A Lufthansa plane experienced severe turbulence mid-air Wednesday night, causing several injuries to those aboard as it made a diverted landing at Dulles International Airport.

An FAA spokesperson said Flight 469 departed from Austin and was destined for Frankfurt, Germany. About 90 minutes after takeoff, the Lufthansa Airbus A330 encountered turbulence at 37,000 feet over Tennessee.

Officials said the plane "landed safely" at 9:10 p.m. ET at Dulles International Airport. Although the aircraft touched down "without incident" in Northern Virginia, seven people on the flight were transported to local hospitals.

In a statement confirming the incident, Lufthansa said the flight crew "made an unscheduled landing at Washington Dulles Airport as a precautionary measure."

Passengers reported the plane dropped twice within 20 seconds. Jazz Kantipudi, a passenger aboard the flight, told NBC Washington that the turbulence began when the flight attendants were serving dinner.

Kantipudi claimed he witnessed a flight attendant hit the ceiling of the plane. "He was literally standing up serving drinks, so he had no way to brace himself," Kantipudi explained.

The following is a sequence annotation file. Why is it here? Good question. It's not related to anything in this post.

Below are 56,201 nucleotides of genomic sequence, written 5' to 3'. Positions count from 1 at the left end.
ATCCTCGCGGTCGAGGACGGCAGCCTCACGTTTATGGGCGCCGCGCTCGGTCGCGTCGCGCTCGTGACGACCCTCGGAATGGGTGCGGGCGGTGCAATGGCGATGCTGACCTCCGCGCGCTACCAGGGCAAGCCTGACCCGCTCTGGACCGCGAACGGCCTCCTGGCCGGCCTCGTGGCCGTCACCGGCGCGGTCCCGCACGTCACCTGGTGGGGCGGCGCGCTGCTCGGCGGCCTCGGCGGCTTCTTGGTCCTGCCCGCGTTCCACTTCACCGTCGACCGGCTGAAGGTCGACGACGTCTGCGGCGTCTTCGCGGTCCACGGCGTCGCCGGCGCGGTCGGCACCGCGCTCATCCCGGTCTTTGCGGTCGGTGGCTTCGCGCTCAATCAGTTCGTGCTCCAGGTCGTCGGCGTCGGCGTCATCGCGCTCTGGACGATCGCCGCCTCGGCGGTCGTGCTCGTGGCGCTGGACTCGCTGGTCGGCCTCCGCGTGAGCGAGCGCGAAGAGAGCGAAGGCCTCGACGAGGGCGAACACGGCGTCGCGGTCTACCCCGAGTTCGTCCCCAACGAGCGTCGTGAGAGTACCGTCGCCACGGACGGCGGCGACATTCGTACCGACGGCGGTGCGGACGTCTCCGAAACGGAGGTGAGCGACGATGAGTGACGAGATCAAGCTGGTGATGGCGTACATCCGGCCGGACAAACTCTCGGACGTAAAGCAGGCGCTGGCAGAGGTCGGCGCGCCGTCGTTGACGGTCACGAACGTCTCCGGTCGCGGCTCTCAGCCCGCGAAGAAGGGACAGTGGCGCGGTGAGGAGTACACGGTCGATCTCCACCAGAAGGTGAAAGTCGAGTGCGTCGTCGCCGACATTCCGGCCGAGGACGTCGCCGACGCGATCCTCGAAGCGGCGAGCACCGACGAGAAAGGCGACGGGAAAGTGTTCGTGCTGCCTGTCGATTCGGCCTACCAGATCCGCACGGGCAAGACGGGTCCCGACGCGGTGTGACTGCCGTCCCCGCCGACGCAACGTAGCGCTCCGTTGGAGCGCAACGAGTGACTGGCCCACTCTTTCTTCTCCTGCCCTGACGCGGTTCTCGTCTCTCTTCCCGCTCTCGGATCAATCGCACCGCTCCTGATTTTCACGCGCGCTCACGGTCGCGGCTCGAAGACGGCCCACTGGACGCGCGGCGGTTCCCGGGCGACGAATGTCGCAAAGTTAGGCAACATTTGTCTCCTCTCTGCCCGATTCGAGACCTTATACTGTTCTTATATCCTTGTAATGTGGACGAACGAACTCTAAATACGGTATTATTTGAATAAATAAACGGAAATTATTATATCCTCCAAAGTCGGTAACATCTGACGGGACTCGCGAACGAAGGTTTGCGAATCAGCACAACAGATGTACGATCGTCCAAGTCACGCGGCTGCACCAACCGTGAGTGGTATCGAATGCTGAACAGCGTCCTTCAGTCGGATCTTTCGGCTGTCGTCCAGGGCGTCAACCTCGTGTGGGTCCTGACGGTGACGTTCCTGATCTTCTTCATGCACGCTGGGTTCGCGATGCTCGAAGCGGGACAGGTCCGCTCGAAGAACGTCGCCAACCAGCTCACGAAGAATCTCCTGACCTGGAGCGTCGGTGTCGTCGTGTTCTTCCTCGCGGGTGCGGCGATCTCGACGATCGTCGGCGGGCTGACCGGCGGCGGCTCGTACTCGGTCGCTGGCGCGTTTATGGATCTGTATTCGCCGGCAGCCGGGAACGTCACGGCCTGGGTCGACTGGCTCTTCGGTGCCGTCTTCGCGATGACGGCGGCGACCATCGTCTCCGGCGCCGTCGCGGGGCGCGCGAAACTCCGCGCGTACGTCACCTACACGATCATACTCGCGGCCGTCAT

"At one of the drops, he literally, completely, hit the ceiling and dropped down and was completely horizontal."

Another passenger told The Washington Post the plane went into "free fall" and said food and people "went flying into the air, hitting and even damaging the ceiling of the plane." Videos of the incident show food and pillows throughout the aisle of the plane.

The passenger also said the person seated in front of them was "badly hurt" and had blood spattered over their seat. The injured person was reportedly taken off the plane in a wheelchair.

Lufthansa later issued an apology and vowed to rebook passengers. "Lufthansa regrets the inconvenience caused to passengers. The safety and well-being of passengers and crew members is Lufthansa's top priority at all times," the airline stated.

The FAA is expected to investigate the incident.

Pent-up demand for air travel means things are now looking up for Lufthansa